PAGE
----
Strings of Mercy creates a healing environment for hospital and hospice patients and healthcare workers through Live Therapeutic Music
Yes, there are medications for all of these symptoms, but sometimes medicine is just not enough. That's where Live Therapeutic Music (LTM) comes in as a complementary, clinical intervention.
When played at the bedside by a Certified Music Practitioner, LTM often helps patients relax, rest and stabilize. In fact, many of our patients fall asleep during LTM sessions, and we’re okay with that.
Because we’re changing the way we care for the suffering
through Live Therapeutic Music.
LTM is an art form based on the science of sound. It is not entertainment or music therapy, but a non-pharmacologic intervention that helps suppress the "fight or flight response" that is often present in patients suffering from symptoms of pain, anxiety, agitation, respiratory distress, or terminal agitation.
With the onset of COVID-19, healthcare professionals have been working with significantly increased levels of stress. Many are simply exhausted by balancing the needs of their patients with the need to protect themselves and their families from this deadly virus. One critical-care nurse told us in 2020, “We can handle anything you throw at us., but we can’t do it forever, and this pandemic seems like it's going to last forever!”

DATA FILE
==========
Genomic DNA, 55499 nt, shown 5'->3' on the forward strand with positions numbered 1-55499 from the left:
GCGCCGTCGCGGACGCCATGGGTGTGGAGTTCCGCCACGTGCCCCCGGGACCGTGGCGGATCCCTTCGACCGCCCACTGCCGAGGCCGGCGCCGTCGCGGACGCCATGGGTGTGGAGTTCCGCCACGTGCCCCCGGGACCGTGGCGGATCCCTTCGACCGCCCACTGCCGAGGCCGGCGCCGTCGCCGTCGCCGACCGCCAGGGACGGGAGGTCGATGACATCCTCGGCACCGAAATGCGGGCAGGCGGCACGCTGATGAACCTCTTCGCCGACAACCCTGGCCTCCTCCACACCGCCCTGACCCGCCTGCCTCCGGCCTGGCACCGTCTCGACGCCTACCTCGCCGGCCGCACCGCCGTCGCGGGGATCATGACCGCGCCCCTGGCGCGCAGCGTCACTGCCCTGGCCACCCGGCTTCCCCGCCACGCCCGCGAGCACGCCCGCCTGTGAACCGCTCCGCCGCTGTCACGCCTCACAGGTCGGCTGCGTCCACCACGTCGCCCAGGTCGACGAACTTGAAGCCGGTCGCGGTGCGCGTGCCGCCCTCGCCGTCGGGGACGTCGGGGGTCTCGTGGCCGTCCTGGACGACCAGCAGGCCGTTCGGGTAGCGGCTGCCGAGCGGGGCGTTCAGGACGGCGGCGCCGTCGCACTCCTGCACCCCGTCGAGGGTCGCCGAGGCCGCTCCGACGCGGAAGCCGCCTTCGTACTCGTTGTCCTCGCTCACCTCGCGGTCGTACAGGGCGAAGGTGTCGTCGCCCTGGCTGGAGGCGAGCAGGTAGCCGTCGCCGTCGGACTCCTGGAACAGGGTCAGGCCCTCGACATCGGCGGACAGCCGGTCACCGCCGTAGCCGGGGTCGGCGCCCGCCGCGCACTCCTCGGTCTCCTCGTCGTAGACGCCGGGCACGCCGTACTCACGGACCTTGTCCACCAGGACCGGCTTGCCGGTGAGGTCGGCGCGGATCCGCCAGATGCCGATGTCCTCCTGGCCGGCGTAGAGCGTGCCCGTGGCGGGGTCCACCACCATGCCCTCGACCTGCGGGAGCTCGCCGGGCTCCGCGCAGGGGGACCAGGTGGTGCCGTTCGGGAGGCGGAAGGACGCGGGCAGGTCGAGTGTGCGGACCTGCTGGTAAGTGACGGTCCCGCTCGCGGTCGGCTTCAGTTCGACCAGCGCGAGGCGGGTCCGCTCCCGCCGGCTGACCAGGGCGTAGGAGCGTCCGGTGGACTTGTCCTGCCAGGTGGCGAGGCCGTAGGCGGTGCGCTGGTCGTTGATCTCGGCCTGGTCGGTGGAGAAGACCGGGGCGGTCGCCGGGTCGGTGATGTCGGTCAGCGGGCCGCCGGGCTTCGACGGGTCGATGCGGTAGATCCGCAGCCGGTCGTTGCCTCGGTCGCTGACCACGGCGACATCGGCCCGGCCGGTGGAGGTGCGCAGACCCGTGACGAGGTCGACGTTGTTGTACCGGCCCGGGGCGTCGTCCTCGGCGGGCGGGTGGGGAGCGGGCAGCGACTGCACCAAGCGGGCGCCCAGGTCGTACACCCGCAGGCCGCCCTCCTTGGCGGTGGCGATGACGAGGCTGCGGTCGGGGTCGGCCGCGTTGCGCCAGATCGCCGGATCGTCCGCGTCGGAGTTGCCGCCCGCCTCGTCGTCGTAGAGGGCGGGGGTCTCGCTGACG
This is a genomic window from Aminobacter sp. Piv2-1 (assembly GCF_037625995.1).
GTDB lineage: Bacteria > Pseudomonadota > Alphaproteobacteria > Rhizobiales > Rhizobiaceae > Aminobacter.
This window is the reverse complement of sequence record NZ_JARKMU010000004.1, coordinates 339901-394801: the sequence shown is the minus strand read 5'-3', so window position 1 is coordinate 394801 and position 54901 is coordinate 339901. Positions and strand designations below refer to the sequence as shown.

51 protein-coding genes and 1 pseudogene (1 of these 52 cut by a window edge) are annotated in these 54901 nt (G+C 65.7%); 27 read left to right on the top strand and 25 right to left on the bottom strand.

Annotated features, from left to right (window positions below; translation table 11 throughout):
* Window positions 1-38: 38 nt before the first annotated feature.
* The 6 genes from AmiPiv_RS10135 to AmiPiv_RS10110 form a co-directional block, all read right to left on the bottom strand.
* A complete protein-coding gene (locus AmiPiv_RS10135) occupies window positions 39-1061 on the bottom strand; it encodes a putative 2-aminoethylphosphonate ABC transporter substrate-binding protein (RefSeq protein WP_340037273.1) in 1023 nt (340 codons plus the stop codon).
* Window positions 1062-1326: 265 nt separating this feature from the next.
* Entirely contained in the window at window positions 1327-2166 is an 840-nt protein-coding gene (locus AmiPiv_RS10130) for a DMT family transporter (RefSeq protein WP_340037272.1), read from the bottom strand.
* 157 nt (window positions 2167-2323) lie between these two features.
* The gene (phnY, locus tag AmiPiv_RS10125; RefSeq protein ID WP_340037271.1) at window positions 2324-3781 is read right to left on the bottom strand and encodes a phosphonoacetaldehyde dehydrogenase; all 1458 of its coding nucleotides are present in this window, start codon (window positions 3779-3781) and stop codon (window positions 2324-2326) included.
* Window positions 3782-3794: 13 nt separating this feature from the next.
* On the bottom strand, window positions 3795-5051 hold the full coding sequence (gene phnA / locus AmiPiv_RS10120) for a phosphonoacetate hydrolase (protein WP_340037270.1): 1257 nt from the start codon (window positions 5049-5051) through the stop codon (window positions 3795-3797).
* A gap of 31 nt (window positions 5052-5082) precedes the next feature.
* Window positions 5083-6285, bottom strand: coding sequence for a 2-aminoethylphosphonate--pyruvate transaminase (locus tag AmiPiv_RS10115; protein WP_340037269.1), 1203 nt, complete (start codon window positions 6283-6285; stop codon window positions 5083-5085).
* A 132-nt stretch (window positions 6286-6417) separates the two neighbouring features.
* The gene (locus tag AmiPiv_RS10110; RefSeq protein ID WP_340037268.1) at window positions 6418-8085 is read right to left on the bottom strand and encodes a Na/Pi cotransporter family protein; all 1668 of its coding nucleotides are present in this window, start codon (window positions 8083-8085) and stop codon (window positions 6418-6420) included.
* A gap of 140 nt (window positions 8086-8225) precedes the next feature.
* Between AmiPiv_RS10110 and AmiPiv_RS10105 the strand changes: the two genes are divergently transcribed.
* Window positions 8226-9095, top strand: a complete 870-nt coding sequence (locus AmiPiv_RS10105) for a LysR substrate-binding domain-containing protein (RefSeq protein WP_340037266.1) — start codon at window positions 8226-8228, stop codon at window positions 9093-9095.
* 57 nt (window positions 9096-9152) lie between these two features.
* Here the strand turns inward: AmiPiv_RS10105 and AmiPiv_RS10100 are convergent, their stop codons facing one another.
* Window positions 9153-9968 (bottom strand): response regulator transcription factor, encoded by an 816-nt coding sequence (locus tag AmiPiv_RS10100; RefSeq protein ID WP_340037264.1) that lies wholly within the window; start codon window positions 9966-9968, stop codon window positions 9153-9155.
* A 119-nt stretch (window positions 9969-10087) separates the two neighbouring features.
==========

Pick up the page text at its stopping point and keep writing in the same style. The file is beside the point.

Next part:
Recognizing the need to support our healthcare heroes, Strings of Mercy has developed therapeutic music programs designed to combat the stress and anxiety associated with working with COVID-19 patients. Live Therapeutic Music played at critical-care nursing stations provides a soothing work environment, and research now shows that these interventions are making a huge difference.
CMP Max Eve provides live therapeutic music for nursing staff at their workstations each week
A young woman is in hospice care. Her family has gathered around her and she has been sedated, but she is still agitated, crying out, and trying to get out of bed. The nurses have done all they can for her and still, she struggles. And then a therapeutic musician walks in with a guitar, and everything changes ...